27 APRIL 2021

What is Automatic Speech Recognition and How Does It Work?

5 min read
Automatic Speech Recognition or ASR is a technology that directly affects our everyday lives. Voice assistants like Siri or Alexa are built using ASR, and the scope for the application of this technology is continually growing. But how does it actually work? Today we will take a closer look at the fundamentals of the ASR, its use cases, and perspective.

Behind the curtains of ASR technology

The central concept of Automatic speech recognition is that we have a technology that can process human speech and convert it into text. This text can be used for multiple purposes, including the translation commands to AI-based assistants like Google Voice, Alexa, or virtual agents for call centers like the ones developed by Neuro.net.

So, the ASR is the first step in the process of the voice-powered machine-human interaction. To make the speech recognition efficient and reduce the error rate, the ASR system needs to be trained with the diverse data and speech samples. Such samples should cover multiple use cases, including accents.

The process of automatic speech recognition looks like this:
  • The person speaks, and the ASR solution detects speech.
  • The audio file that contains words that the machine understood created afterward.
  • As the file contains additional unnecessary data like background noise, it is then cleaned up.
  • At the next stage, the system breaks the speech into phonemes and sequences of these phonemes.
  • Finally, the software analyzes these sequences, tries to determine the word, and then combines multiple words in sentences.

Components of ASR

ASR translates audio into texts by creating a digital representation of spoken words. This is done by working with phonemes. These are small pieces of the audio, i.e., the smallest unit of sound that may affect the specific word's meaning in a particular language.

Phonemes do not have their own meanings, and for ASR, there are usually specific sets of phonemes used. ARPABET is an example of such a collection, and it contains 39 phonemes. The list may be longer and depends on the target language we'd like our ASR to be able to understand.

To make it all possible, the ASR consists of several components, including:

  • The decoder (also called recognizer or ASR) performs the recognition. This component receives an audio input and then generates the so-called recognition hypothesis.

  • The language model includes all phrases the ASR system can recognize and a unique dictionary with phonetic representations of specific words.

  • The acoustic model provides additional data like the language or dialect. For better efficiency, it is recommended to use a US English acoustic model to recognize the person's speech from the US.

With an ASR, it is possible to literally talk to computers like humans. Voice assistants like Siri, Alexa, or Google, are not the only use-cases. There are more and more cases when people talk to computers and even do not realize this!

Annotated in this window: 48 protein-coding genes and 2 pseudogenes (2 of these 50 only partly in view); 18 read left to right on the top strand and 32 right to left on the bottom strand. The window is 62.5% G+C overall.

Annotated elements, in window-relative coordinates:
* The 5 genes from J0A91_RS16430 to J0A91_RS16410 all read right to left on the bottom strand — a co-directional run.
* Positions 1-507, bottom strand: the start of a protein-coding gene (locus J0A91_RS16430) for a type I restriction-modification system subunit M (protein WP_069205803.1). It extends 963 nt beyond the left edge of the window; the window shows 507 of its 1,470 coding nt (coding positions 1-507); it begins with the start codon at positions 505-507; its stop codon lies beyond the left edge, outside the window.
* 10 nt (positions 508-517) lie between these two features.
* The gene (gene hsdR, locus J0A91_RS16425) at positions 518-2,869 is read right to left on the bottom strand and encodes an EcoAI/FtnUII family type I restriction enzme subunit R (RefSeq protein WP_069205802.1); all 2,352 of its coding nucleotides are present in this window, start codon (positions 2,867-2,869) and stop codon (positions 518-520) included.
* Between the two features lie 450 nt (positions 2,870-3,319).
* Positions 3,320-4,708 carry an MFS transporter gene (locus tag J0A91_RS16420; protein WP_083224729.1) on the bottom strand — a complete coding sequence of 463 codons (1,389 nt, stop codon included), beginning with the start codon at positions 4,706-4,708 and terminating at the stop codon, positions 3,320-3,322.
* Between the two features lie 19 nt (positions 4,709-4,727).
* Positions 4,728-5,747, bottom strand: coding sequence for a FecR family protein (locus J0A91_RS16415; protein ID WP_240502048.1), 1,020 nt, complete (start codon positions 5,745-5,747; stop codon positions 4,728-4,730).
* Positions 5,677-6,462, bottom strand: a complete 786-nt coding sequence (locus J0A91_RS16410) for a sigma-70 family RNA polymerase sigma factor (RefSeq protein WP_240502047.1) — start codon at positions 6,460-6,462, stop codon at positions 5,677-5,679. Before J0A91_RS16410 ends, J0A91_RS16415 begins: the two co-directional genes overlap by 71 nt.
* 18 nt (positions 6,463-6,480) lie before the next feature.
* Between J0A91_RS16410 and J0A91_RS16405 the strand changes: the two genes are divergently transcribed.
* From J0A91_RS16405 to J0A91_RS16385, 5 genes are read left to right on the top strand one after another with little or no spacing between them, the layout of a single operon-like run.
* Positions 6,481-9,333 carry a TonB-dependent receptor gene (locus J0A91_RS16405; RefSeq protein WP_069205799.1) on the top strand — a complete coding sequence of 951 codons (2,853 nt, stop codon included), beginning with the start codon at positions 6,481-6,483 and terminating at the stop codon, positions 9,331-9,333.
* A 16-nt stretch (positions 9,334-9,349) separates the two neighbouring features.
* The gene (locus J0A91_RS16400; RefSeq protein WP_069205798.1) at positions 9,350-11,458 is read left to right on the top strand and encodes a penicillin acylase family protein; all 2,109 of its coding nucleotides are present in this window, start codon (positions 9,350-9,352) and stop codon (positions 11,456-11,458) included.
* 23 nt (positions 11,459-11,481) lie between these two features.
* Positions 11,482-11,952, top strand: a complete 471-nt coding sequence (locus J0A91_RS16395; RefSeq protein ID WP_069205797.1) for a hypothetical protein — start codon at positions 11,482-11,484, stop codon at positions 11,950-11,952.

ASR and its real life applications

The development of the ASR technology took decades. Nowadays, it has multiple use cases, including language learning, hands-free computing, or better accessibility for those hard of hearing. Still, the main application is enabling human-to-machine communications.

With an ASR, it is possible to literally talk to computers like humans. Voice assistants like Siri, Alexa, or Google, are not the only use-cases. There are more and more cases when people talk to computers and even do not realize this! For example, there are AI-fueled contact centers, where customers are connected to virtual agents trained on real conversations' data. Such virtual agents can answer with a human-like and almost indistinguishable voice. They understand everything people tell and offer solutions for their requests.

Such intelligent systems can help people find answers to almost every question that no human customer care representative can do. Also, only 1% of customers understand they are talking to an AI-based agent and not a human. Software that we at Neuro.net build can mimic a human experience, including emotions and even random yet well-placed interjections such as "umm" and "aha." All these factors make speech more human.

The ASR is one of the modules of such solutions, helping an AI understand the person and develop the best solution possible.
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Final thoughts

ASR is developing fast, adding more and more use cases. The world where computers can correctly understand natural language and generate high-quality replies opens up many new possibilities.

However, building an ASR that works for multiple languages and does not require a complex training and lengthy implementation process is challenging. The number of solutions that fit these requirements is not that broad. However, even now conversational AI technology offers a 98% recognition accuracy* with only several thousands of call recordings.

* F1 score for intent classification

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